|Making a ruboff is a good way to take the pattern from a ready to wear garment without unstitching a thing.
First you have to establish a grainline, (too bad not everything's a plaid, then it would be easy) both horizontal and vertical. I do this by pinning a row of pins along the center of the particular panel I'm working on, and then extrapolating the horizontal grain by peering closely and guessing a lot.
Hint: to pin more securely, put the pin thru the fabric twice, take 2 bites, so it looks like 2 dashes. Pins are less likely to fall out this way.
Then you have to mark (in pencil) the exact same grainlines on your chunk of muslin thats approximately the same size as what you are rubbing off. (If you work with a piece that's too big it can hamper you.)
Pin the muslin along the garment on the marked grainlines
Then smooth and pin your muslin out to the seam lines.
If you have a dart or ease, smooth and pin below that spot, and then upwards around it. The width of the dart will emerge, and then you can pin the dart closed on your muslin. Similarly for sleeve caps you can find that 1/2'' of ease to pinch out front and back, or how much gathers are there and then smooth and pin to find your armhole.
To do a sleeve properly, you need something to put inside it. A rolled up towel will do, or a sleeve board possibly.
A lot of people use tailors chalk at this point and just rub it along the seamlines to mark the seams. That's why it's called a ruboff. I prefer to use a pencil myself, as it's much easier to control your markings and get subtle differences of shape. You can get buttonhole placements, all the details of your original this way.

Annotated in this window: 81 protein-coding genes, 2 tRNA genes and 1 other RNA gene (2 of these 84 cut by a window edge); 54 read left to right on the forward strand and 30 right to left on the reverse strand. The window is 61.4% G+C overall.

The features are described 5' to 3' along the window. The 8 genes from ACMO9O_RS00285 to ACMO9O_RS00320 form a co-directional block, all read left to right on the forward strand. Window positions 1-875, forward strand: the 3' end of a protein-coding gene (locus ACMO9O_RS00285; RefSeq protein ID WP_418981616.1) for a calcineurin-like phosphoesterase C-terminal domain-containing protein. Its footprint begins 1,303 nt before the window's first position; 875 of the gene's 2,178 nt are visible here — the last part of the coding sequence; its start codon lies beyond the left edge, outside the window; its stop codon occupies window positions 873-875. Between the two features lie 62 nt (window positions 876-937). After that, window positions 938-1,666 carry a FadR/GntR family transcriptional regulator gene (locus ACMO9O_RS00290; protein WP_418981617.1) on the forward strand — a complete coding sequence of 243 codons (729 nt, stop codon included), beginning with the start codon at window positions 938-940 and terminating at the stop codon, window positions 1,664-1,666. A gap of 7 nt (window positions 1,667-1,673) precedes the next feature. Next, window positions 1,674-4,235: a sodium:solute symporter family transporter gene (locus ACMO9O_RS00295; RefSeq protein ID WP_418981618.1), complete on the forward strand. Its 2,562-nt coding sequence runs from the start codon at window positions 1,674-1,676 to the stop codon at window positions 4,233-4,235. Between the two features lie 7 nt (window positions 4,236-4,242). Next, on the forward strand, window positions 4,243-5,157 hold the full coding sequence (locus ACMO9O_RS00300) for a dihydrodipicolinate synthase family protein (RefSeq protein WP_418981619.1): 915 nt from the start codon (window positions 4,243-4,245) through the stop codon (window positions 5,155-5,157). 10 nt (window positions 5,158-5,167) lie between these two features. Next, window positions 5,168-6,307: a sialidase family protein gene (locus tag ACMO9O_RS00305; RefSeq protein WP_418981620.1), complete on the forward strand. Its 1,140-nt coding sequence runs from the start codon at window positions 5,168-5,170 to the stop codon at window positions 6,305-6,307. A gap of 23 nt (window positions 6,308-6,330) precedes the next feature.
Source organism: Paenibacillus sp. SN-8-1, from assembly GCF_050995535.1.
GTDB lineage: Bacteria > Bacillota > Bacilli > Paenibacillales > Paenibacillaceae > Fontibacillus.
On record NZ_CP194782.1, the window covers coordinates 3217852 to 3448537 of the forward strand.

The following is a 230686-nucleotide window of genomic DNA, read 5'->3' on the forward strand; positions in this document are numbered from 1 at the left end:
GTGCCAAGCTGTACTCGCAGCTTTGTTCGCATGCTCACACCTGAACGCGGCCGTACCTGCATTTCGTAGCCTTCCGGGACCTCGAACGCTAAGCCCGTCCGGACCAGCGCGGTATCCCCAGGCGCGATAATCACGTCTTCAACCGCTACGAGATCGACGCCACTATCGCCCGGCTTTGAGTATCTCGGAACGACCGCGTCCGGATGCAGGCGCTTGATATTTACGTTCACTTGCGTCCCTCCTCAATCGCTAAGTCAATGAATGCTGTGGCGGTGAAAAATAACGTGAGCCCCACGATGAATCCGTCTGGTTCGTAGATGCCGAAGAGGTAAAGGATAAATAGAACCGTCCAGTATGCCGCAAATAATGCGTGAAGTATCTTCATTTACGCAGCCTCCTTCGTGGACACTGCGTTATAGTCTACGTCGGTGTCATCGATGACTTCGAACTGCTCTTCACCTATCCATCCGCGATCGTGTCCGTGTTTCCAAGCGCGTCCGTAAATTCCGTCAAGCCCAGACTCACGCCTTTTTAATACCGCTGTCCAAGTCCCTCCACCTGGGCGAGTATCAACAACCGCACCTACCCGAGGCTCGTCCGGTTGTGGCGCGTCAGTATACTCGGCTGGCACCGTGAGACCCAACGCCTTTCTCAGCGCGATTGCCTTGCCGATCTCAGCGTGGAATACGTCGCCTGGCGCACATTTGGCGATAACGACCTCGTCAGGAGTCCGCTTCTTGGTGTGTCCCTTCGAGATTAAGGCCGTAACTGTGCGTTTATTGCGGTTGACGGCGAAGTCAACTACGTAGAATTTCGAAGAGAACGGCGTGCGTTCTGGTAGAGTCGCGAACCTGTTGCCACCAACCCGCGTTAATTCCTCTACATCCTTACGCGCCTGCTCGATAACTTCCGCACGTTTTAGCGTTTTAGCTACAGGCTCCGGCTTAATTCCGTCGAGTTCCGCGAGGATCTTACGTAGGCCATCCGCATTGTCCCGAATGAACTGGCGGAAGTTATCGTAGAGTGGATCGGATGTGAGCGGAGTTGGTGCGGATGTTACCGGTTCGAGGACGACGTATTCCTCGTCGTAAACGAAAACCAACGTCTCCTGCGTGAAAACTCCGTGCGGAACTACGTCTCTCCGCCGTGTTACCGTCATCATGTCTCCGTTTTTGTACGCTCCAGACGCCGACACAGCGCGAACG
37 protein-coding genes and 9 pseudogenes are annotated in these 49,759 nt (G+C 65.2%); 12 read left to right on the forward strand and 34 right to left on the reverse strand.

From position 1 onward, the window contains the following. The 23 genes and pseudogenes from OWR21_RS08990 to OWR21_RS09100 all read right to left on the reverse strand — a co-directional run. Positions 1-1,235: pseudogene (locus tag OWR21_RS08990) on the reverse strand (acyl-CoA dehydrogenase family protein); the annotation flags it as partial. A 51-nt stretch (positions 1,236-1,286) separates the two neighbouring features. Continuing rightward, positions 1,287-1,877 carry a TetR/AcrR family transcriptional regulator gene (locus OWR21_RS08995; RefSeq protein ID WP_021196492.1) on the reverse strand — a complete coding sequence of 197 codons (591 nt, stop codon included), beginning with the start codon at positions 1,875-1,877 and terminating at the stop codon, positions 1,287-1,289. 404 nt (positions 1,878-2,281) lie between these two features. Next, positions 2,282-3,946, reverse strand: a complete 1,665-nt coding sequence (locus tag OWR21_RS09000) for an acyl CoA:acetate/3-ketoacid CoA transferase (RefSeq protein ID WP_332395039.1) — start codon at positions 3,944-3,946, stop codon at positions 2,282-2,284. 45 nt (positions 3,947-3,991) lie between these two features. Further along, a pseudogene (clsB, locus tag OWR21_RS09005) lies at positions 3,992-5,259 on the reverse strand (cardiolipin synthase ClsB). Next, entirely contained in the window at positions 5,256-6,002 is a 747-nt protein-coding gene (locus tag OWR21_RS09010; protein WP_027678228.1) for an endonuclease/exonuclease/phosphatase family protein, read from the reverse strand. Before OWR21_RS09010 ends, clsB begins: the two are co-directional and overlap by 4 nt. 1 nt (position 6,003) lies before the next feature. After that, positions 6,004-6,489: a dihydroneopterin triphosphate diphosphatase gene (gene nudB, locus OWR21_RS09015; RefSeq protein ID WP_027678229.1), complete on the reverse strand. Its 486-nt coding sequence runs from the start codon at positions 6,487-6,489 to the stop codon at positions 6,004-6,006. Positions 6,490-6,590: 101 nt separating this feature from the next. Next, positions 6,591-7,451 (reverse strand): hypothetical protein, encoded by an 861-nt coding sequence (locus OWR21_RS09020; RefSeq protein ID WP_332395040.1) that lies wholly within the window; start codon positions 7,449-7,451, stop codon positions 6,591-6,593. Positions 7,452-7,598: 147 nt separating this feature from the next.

Afterwards, unpin and lay flat. Use a ruler and curve to "true up" your lines.
Add seam allowances and use directly as a pattern, or use your tracing wheel and transfer to paper if you want to fool around with it some more.
The nice thing about ruboffs on muslin is being able to baste or pin it together and try it on. Also you can have enormous allowances and add for alterations in advance, or at least have the extra in there to be able to adjust.
I usually add my needed adjustments on to the pattern at this stage. I also sometimes end up needing just a wee bit more fabric, so I pin or tape on additonal bits of muslin as needed.
I keep my rub-off patterns in big manila envelopes with a quick drawing or description to remind me of what it is.
You can use parts of various ruboffs to create entirely new garments. You can also pin them together and work on a dressmaker's form to adjust the fit or style.
If you do this often enough, it's a good idea to buy an entire bolt of muslin, then the price comes down enormously and you loose the fear of 'wasting' fabric. Actually you can use anything to make a ruboff, but muslin is good as you can see your markings easily and its cheap. It even works for stretch garments, you just can't try them on afterwards.